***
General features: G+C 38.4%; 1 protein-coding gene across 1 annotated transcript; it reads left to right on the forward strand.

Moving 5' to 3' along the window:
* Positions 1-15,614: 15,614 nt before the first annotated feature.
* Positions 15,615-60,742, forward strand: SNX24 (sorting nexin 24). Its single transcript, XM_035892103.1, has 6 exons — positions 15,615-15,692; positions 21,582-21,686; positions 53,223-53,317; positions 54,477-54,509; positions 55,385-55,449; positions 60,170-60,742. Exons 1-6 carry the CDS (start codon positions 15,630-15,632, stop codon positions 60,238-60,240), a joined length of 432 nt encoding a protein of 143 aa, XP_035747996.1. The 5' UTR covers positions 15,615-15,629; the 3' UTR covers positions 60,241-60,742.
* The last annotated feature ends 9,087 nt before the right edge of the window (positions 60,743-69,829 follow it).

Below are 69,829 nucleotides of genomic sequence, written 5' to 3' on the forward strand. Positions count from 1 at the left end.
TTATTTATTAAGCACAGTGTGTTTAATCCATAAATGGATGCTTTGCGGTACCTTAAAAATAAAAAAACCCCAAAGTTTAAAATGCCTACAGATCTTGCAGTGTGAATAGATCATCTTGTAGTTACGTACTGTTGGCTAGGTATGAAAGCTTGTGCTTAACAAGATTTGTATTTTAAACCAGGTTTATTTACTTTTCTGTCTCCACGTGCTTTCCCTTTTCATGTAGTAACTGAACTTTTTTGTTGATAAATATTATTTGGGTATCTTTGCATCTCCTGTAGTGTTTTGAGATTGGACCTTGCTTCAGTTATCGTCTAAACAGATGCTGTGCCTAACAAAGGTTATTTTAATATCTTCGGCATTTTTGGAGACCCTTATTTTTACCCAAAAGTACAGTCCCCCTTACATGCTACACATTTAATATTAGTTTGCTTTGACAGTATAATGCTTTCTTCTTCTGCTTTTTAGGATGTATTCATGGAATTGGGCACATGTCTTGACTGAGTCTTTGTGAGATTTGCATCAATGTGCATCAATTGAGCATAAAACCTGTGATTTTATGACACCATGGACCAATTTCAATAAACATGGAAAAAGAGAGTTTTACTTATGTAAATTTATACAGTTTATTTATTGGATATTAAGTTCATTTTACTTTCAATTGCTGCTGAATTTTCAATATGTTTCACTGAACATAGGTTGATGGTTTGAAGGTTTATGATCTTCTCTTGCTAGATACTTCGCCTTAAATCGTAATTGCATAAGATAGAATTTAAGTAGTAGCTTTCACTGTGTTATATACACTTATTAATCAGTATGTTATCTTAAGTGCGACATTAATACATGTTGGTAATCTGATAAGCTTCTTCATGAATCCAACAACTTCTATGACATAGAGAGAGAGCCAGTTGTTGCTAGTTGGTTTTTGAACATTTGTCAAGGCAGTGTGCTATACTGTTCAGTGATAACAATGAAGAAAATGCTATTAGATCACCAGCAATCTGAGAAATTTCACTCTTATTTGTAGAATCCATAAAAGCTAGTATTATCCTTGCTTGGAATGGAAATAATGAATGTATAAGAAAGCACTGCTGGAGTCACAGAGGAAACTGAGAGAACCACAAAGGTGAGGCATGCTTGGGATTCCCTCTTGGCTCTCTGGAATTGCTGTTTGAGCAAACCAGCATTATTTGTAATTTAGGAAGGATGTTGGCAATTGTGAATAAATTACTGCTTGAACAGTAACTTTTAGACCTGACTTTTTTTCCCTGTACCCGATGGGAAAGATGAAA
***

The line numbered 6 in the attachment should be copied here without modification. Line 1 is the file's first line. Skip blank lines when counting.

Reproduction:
Below are 69,829 nucleotides of genomic sequence, written 5' to 3' on the forward strand. Positions count from 1 at the left end.